Breasthooks glued in along with the spacer blocks, inner rails, thwart/ seat back, and seat runner allong the bottom. Here the breasthooks have also been planed and sanded flush with the top of the gunwales. They were glued in so they stood proud, and a certain amount of crown was left in them.

Varnishing the bottom.

On top of my car before launching.

Me with my first boat at the very informal, late evening launching. For those of you familiar with the area, that is the Selwood Bridge behind me, and we are just south of Oaks Park.

Paddling Abigail for the first time.

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Before the varnish had finished drying I began building a “six hour canoe” according to the book by O’Brien/Butz, Montague and Bartoo  so Emily and I could build something she could enjoy helping with as a beginning wood worker. It would also provide us with a second boat so we could get on the water together. Over the previous several months, my twin brother had also made his intentions known that he would like to take over some of my garage to build a Pygmy kayak. Within a few weeks of finishing Abigail, I suddenly had not just my recently completed canoe, but also two other boats in the process of being built. My garage has become a bit cramped, but I can imagine worse problems.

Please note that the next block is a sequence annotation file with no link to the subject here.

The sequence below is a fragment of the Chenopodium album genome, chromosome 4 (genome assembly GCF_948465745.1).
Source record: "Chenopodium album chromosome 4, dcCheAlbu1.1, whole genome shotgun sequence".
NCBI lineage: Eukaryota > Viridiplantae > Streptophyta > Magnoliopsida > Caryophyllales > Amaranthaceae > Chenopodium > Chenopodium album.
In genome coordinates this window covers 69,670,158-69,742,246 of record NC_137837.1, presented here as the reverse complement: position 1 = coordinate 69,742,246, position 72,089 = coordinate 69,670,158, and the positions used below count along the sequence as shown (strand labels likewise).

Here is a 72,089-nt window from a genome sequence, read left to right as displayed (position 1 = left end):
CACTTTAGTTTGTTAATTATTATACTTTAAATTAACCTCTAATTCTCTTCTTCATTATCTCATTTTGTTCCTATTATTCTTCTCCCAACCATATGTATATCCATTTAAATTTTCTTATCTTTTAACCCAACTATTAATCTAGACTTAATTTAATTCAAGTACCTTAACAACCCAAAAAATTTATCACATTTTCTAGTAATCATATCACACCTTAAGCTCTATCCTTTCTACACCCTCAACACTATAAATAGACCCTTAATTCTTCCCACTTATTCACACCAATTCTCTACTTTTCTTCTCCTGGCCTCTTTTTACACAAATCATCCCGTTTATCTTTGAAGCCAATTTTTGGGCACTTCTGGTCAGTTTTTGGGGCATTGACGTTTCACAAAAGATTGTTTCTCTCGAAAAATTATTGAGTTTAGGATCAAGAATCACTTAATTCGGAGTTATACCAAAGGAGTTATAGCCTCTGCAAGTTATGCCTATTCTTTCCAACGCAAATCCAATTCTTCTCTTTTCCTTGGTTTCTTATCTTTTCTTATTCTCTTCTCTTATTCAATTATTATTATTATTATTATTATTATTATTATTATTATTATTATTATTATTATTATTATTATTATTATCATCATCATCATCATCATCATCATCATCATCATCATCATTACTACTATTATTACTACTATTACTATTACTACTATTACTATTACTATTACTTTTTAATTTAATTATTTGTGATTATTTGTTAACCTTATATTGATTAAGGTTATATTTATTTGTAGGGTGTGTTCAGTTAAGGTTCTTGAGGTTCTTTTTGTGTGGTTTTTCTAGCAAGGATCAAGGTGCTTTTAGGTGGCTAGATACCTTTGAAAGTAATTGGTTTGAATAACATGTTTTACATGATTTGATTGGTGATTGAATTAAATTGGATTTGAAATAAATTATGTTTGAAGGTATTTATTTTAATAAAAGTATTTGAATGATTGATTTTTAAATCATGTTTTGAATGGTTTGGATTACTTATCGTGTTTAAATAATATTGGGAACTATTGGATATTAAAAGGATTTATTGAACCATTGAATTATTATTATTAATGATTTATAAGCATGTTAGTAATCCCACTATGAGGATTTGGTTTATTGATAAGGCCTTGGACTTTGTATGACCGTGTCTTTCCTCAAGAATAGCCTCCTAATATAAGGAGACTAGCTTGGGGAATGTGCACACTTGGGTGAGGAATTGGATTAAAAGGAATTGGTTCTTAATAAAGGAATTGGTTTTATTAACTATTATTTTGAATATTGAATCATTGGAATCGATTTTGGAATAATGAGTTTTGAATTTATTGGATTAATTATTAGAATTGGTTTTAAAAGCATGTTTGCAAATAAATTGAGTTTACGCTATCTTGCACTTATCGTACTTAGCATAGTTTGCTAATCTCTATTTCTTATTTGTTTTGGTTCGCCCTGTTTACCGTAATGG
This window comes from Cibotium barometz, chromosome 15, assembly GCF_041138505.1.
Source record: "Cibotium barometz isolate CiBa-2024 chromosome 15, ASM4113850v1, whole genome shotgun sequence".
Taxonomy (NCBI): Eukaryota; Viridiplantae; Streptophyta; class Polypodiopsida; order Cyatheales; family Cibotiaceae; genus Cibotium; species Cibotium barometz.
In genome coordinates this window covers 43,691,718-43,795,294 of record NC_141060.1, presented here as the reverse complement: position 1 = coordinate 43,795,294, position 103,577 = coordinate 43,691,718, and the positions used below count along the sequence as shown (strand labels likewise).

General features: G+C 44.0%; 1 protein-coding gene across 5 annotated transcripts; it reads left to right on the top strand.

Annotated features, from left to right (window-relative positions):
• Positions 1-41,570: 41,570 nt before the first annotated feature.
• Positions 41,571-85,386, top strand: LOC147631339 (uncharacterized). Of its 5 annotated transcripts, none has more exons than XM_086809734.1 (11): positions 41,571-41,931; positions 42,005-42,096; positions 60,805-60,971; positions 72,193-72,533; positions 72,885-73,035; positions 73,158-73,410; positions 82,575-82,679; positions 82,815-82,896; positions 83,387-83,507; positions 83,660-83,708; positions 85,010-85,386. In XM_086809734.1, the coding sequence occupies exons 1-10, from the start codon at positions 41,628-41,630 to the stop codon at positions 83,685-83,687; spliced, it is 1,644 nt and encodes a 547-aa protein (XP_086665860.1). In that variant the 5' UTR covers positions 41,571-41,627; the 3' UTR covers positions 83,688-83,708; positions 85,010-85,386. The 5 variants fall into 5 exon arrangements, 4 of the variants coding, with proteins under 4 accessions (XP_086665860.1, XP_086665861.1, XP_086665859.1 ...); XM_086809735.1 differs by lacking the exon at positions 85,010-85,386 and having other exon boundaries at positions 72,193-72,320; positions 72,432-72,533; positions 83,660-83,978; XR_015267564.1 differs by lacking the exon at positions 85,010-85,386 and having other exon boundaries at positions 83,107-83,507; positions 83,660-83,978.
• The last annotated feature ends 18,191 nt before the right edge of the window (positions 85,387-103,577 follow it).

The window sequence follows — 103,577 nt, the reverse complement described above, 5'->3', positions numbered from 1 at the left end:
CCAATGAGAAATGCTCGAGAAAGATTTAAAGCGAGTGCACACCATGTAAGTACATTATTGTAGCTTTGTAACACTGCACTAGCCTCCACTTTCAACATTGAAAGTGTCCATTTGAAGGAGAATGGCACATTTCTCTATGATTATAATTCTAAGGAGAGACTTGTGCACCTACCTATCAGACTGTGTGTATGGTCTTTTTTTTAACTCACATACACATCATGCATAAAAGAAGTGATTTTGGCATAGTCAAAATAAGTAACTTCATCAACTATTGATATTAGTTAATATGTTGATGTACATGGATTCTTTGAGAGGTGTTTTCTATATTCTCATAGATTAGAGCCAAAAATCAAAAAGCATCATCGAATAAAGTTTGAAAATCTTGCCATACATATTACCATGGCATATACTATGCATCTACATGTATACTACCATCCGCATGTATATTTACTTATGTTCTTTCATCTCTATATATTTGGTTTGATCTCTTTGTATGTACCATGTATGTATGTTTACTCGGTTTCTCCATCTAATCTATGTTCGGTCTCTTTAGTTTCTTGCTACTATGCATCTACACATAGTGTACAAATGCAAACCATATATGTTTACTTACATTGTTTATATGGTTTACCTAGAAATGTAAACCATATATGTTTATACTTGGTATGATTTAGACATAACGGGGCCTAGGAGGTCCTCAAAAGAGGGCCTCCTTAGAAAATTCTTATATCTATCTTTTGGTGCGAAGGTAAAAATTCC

Once again, life has gotten in the way and progress on the current projects in my garage has been slow, but I can’t complain. The six-hour-canoe is almost completed (almost six months later), and my brother is getting back to work on the kayak after a bit of a hiatus.